Indian Diggins Marble

Did you know that the state’s first marble quarry was right here in El Dorado County? The unique, blue-veined marble it produced was on par with imports from Italy or Vermont … and a lot closer.

For the first few years of the Gold Rush tombstones were carved from slabs of marble shipped from either Italy or Vermont, around the horn to San Francisco. It was then ferried to Sacramento, where early stone masons like Israel Luce plied their trade

The long journey was time consuming, perilous, and expensive. In 1851 a shipment was lost at sea but later recovered. Failed argonaut Luce picked it up as salvage and established “Luce and Loveland’s Marble Works” in Sacramento. The following year Luce partnered with another former gold miner, Andrew Aitken, a gifted stone carver from Scotland with an unusual deformity: an extra thumb on his right hand. “Aitken & Luce Pioneer Marble Works” found success for the next 27 years carving commissioned architectural pieces, works of art, and increasingly elaborate headstones.

Early on, the cost and availability of marble limited their success. While waiting for a shipment to arrive in 1853, Luce scoured the foothills for a local source. He found it deep in the forest 25 miles southeast of Placerville, where hydraulic gold miners had uncovered a distinctive, blue-veined marble.

Native Americans first mined in the area with little success in 1850. The whites who followed named the place Indian Diggins. By 1853 it was a bustling town of 1,500 with a dozen stores, hotels, saloons, fraternal lodges and daily stages to Sacramento and Placerville. Indian Diggins represented the county in the state legislature numerous times. Like other gold rush towns, it suffered devastating fires in 1857 and again in 1860.

Distribution was always limited by high transportation costs. The marble traveled by wagon. Early wagon roads serving the area were rough. Prior to the railroad reaching Shingle Springs in 1863 it was often cheaper to ship marble from Italy as ballast than to wagon it from Indian Diggins to Sacramento.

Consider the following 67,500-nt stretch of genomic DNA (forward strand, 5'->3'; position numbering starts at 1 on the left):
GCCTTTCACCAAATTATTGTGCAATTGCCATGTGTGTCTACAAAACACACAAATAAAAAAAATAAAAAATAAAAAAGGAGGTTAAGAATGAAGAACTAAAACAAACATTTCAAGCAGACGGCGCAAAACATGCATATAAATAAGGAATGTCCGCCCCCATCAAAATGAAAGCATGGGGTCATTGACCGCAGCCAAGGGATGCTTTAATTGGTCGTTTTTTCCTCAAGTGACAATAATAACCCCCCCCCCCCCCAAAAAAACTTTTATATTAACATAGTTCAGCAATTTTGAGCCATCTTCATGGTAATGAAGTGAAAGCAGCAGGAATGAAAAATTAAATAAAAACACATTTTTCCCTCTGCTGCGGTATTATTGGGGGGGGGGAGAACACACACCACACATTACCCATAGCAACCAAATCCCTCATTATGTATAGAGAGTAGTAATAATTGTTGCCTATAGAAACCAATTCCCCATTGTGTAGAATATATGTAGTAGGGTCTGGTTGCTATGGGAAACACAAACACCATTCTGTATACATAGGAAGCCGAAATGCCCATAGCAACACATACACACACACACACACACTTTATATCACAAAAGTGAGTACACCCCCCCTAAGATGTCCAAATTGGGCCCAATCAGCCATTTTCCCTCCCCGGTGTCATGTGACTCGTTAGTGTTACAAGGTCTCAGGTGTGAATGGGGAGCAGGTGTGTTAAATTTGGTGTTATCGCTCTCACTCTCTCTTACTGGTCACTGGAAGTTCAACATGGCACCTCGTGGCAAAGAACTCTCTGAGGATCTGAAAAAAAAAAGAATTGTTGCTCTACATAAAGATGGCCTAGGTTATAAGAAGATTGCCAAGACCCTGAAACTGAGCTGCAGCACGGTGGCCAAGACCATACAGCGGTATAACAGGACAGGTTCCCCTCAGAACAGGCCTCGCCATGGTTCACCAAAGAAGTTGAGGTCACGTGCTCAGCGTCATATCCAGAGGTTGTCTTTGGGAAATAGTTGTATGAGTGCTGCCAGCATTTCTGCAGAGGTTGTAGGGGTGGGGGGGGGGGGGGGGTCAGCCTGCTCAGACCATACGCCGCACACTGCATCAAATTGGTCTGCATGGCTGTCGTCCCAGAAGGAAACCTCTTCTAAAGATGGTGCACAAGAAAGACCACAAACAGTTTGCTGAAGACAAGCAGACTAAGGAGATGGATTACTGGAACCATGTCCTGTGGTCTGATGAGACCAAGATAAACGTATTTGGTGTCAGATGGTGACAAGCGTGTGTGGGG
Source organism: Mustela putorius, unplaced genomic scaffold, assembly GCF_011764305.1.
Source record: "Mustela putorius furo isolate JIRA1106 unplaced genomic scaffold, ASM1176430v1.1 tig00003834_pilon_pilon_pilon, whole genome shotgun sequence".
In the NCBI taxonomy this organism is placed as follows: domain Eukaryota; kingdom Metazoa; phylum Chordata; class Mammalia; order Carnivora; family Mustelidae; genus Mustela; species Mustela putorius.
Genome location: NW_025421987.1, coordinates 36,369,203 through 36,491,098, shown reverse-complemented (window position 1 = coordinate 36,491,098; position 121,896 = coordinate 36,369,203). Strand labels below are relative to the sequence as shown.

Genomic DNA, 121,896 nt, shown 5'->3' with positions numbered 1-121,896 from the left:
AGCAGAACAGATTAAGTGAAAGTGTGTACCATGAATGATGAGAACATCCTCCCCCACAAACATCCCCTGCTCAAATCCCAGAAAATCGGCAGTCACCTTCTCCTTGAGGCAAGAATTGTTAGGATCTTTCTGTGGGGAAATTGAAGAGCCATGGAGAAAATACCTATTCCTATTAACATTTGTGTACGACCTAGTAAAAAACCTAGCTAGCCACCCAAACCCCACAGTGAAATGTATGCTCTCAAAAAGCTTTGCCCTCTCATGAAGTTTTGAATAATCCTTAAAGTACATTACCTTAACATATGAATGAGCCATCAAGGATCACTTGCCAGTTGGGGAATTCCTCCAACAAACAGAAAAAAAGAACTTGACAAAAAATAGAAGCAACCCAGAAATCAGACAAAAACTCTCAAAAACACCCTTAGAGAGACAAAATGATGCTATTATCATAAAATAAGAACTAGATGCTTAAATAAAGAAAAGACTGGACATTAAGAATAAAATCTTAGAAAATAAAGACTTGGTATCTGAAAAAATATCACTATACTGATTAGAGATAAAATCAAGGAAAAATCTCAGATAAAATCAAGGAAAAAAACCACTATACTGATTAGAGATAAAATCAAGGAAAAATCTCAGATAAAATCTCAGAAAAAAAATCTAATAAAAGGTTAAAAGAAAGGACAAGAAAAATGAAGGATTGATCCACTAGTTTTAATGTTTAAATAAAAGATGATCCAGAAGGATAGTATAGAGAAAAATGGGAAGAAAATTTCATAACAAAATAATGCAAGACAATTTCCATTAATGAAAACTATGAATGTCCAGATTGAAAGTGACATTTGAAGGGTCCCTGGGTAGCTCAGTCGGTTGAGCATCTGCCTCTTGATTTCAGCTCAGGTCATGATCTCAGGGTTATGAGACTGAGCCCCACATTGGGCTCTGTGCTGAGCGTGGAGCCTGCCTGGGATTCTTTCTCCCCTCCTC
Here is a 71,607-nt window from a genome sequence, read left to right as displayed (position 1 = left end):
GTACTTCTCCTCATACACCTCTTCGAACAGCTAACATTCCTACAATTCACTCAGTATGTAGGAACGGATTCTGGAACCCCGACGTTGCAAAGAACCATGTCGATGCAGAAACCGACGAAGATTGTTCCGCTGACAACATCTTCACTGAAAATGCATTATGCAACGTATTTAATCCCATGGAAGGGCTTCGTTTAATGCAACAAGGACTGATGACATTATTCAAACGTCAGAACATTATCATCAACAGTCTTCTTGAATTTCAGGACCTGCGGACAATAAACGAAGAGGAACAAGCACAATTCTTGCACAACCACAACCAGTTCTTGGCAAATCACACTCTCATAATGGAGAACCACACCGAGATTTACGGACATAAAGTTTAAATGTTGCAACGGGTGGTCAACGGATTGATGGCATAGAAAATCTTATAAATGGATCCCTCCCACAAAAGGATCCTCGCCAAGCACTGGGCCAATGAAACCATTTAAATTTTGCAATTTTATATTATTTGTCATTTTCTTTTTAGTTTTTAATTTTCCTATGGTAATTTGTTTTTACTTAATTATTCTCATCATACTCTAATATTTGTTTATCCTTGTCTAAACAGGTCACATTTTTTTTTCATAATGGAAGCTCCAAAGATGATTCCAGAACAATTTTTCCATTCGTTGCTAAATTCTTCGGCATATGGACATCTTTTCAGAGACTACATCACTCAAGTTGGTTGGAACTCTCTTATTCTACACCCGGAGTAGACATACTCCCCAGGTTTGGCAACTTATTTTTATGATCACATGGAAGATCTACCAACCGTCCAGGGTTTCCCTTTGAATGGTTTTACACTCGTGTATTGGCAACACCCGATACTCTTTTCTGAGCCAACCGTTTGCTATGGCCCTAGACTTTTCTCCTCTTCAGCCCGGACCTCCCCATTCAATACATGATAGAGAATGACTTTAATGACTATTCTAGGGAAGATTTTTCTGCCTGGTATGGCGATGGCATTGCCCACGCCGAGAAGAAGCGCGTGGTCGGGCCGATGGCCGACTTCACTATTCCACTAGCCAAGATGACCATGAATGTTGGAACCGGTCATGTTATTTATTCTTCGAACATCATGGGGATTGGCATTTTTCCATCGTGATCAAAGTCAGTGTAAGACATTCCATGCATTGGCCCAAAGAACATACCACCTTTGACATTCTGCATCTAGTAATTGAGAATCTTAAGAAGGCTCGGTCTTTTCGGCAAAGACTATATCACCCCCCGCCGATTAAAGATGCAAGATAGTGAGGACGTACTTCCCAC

Other sources of marble were subsequently discovered in the foothills, but none with the distinct Indian Diggins veining, which was very popular for the first several years of production. Purer white marble from less remote mines in Tuolumne and Placer Counties became increasingly affordable and eventually more popular in the late 19th century, diminishing demand and eventually spelling an end to the Indian Diggins quarry, but not the story.

The stone lives on in pioneer graveyards throughout the Mother Lode, where it is abundantly clear that not all Indian Diggins marble was created equal. Lower quality pieces have suffered moisture infiltration at the veins, shortening their life. In other pieces, the blue veins survive but the rest of the stone is failing, creating an eerie “varicose veins” appearance.

The quarry and town site are now locked behind gates. The nearby cemetery remains open to the public but can be hard to find. The cemetery is five miles south of Omo Ranch on the unpaved (and unforgiving) Indian Diggins Road. There, nestled among the pines west of the road, you’ll find spectacular examples of the local product.

Union Cemetery located at 650 Bee Street in Placerville, CA contains many examples of Indian Diggins marble, including the recently repaired Eva Zeiner headstone, located north of the fountain mausoleums in Section 28. Many larger examples can be found in Sacramento’s Old City Cemetery located at 1000 Broadway in Sacramento, CA.

Interpretation by Mike Roberts, 2023